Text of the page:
Clapton Commons Foodbank

For the last ten days I’ve found myself eating a lot of toast. I’ve not been thinking so much about disease as about food. When to shop, where to shop, what to get. Whilst I’ve been trying to temper my urge to stockpile sprays and spaghetti (and, strangely, cheese) I was still relieved when the church got its seasonal delivery of 288 loo rolls, now awaiting storage in the back vestry.

At least I can still go shopping for myself. Quite a lot of people can’t or shouldn’t, according to the government’s recent instructions. I’ve also had many more phone calls than usual about our weekly Foodbank. I can hear the level of panic rising in the voices of those making the enquiries.

One woman left a message to see if she could get a voucher. When I rang her back she said, food-wise, she was now sorted. She said she had used almost her entire Universal Credit payment on a trip to Asda for her family. But now she was about to run out of money on her electricity card and was worried that she would lose everything that she had just stacked so carefully in the freezer.

In terms of those who need to self-isolate because of age or infirmity there has been a generous response from neighbours and agencies, some of it on-line, not least through the new Mutual Aid network, which I think started in Hackney.

A couple of these stand out. The chair of a Tenants and Residents Association on a local housing estate has visited every flat, with the help of her committee, to find out which of her neighbours is isolating and which are keyworkers. She’s also given them all £20 from the TRA funds to help them get round a tight corner. For some £20 is the difference between a freezer full of food and pool of water.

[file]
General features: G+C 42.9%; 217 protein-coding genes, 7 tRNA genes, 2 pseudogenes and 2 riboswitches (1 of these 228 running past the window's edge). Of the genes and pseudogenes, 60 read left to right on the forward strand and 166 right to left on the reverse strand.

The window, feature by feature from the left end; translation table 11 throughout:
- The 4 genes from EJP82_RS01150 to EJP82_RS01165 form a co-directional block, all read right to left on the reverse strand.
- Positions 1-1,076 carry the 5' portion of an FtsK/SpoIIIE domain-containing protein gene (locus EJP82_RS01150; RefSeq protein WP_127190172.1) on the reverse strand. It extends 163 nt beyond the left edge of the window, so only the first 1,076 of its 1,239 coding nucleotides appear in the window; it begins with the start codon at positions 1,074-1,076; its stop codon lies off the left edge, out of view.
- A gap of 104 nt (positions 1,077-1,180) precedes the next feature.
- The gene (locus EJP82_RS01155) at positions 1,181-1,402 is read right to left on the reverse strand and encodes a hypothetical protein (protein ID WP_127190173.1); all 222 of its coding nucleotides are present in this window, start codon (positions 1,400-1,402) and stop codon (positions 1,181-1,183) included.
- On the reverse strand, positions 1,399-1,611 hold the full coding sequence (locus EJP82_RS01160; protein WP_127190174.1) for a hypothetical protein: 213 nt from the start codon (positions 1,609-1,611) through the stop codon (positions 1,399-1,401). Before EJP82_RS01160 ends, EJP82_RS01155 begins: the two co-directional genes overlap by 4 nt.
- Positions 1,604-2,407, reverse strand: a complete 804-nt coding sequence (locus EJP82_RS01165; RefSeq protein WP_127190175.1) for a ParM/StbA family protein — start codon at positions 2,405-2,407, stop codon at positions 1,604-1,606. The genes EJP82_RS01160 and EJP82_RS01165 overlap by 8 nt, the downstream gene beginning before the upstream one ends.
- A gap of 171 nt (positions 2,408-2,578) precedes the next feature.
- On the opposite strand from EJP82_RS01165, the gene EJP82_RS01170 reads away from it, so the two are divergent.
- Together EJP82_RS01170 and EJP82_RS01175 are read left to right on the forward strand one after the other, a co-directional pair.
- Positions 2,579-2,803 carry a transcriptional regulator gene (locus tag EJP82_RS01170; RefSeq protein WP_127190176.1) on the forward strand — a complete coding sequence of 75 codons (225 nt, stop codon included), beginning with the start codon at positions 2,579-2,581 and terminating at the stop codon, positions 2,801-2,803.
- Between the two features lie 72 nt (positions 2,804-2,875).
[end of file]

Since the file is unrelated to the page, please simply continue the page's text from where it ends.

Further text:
The other response is the social enterprise Made in Hackney and the indomitable Sarah Bentley. Made in Hackney will be moving into Liberty Hall when we open sometime later this year, global pandemic permitting. Sarah set it up as a plant based (code for vegan) cookery school seven years ago and they have now consolidated their position as a model community kitchen. She’s even given a TED talk.

Hers has been a story of quick adaption over the last two weeks. When it was clear the virus was about to torpedo her operation, as funders withdrew and her income stream dried up overnight, Made in Hackney turned from being a cookery school to being a community kitchen on wheels. In the last ten days she’s raised nearly £50K to prepare 1200 hot free meals a week for those who are most vulnerable, starting today. You might like to help her get over the line by clicking here.

What’s true about the direction in which the world is going is that citizens are going to need to come up with new ways to help each. And the attachment of people to the places where they live is going to become more important not less so. These are some of the things I’ve been thinking as I eat my toast.